When you start to look at the context of Revelation chapter 17 to chapter 21, you see within the context of this story, two cities being told about. It’s the tale of two cities and two women being represented within the context of the tale of these two cities. In revelation 21, this is what it says, “Then I saw, after the destruction of Babylon, I saw a new heaven and a new earth. For the first heaven and the first earth had passed away and there was no longer any sea, and I saw the holy city, the new Jerusalem coming down out of heaven from God prepared as a bride, beautifully dressed for her husband. There was the prostitute of Babylon and the bride of God’s people.
The beauty of the story is that starts to tell about these two cities is if you read further in chapter 21 it starts to describe the beauty of this new heaven. In Revelation chapter 17 you see the great prostitute of Babylon wearing gold and pearl and drinking from a golden cop and beautifully adorned. Here in this story you see in Chapter 21 God’s people, the bride and heaven coming down and the streets laid with gold. Rather than the prostitute wearing the ornate figures to attract people to pursue it, you see, the glory of heaven being made known in the streets of gold and the gates of pearls. The story of Babylon continues to be told. Why? Because it’s your story too.
When you see how Babylon unfolds in the history of scripture, what you find is that within the city that will fall, that is Babylon, there is a story being written of another city. On that as a rock that will crush Babylon. You see within the context of this story, this call to bow to the images of Babylon. The story becomes a reflection of you. Will your heart stand for God. Or Babylon, the prostitute? You know, when I read a phrase like that or just pose that question, here becomes my fear in saying it, is that the story of Daniel and his friends and bowing to statue was a very bold moment. There was this moment where they were called to rise and they rose, right? A very defining place. But I think it’s important to recognize that the decision in that moment to stay in a, in such adversity didn’t begin in that moment.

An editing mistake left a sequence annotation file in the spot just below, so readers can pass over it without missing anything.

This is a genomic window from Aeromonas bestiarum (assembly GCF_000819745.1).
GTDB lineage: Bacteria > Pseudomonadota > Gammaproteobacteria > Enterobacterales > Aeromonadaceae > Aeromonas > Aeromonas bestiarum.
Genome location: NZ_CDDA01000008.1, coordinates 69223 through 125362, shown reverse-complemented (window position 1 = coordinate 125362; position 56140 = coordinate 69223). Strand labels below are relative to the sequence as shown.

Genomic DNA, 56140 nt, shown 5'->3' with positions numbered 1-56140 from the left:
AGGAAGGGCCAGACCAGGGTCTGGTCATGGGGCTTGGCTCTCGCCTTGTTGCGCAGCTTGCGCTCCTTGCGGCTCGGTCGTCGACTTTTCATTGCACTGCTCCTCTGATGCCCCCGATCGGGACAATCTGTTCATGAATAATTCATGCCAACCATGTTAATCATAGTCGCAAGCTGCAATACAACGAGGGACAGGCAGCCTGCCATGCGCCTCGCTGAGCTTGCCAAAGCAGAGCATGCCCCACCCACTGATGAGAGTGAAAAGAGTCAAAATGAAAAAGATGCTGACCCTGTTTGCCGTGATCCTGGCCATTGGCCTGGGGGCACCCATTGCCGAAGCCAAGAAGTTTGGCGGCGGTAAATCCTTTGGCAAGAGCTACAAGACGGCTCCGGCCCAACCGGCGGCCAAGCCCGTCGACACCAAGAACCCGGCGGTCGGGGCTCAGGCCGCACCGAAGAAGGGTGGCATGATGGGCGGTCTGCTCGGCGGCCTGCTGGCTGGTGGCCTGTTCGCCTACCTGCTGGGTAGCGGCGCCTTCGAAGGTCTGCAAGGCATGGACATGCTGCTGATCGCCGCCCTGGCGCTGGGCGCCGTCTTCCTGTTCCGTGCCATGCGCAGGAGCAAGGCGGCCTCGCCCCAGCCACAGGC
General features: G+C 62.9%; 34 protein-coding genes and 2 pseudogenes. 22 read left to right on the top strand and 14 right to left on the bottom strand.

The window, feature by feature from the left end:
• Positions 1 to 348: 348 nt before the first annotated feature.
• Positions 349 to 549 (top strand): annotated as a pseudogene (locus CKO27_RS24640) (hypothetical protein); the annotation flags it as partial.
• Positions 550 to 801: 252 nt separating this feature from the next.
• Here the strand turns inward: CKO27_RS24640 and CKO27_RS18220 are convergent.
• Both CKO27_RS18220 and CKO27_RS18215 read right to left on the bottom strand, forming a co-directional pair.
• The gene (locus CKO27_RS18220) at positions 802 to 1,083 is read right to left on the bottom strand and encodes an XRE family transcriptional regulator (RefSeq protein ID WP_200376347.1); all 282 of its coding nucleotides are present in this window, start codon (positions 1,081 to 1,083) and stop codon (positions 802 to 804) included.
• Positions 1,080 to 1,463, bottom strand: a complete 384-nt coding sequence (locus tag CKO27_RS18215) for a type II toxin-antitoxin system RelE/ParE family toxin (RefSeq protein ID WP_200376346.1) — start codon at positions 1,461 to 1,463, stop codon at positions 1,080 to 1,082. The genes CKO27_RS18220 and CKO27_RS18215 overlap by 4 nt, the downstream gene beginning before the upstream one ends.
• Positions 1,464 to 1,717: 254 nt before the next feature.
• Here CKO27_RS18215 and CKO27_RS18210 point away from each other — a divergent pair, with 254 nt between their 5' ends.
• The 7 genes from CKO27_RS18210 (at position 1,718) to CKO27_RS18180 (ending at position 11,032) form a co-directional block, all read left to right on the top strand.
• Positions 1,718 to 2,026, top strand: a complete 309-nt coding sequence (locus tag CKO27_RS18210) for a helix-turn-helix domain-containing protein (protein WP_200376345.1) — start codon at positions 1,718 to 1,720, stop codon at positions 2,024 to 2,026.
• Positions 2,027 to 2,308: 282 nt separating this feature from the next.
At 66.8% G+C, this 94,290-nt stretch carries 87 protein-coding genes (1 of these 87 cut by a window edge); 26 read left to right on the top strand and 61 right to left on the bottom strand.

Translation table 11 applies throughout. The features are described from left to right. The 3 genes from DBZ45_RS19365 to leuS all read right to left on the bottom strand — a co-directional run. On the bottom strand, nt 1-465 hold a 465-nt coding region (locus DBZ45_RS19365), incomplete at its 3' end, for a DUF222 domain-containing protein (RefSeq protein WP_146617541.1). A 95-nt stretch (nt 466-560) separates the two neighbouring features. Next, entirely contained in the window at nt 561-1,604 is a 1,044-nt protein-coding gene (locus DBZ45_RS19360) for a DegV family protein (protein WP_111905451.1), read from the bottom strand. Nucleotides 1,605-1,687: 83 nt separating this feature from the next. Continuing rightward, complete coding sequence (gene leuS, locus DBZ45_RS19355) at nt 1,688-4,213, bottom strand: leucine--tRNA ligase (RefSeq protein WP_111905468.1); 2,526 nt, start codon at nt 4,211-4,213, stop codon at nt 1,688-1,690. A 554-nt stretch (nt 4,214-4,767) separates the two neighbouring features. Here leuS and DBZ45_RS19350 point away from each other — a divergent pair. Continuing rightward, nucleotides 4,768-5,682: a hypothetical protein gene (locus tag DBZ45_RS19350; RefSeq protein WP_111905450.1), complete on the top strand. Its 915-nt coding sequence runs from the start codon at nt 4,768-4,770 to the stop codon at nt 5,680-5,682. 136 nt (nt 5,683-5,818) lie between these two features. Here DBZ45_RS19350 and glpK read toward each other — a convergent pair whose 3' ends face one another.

It began way back in chapter one. When they resolved in their heart and they first started to fight the smaller battles of society. What I mean is this, being people that make a difference in life may not lead us to a place where we stand before a statue and have a decision to bow. But I think the battles that we win begin first with an attitude of complacency. Of indifference, tolerance, sweeping under a rug. I’ve half dabbling with the world, half dabbling with Jesus. I’m not looking to walk out of this facility and gathering as God’s people as his church and saying, okay, where is this giant statue? I want to just declare, I’m not going to bow but rather recognize in my life there are going to be many, mini idols. Many, mini idols, of which beg at my heart.
What do I fear? I think sometimes it’s far easier to stand against the big statue. Such a defining place. What about in the quietness of my life? What about when no one else is watching? What then? I think the only thing that drives our heart in those moments is the fear of the Lord. The message of God through Daniel’s friends: don’t bow. The message and revelation to John in the early church: don’t bow. God’s able. The message to you: don’t bow. The reason: Don’t bow to Babylon, because Babylon is going to bow to God. Don’t live for those things that won’t matter. But let your heart walk in the fear of the Lord. It is overwhelming.s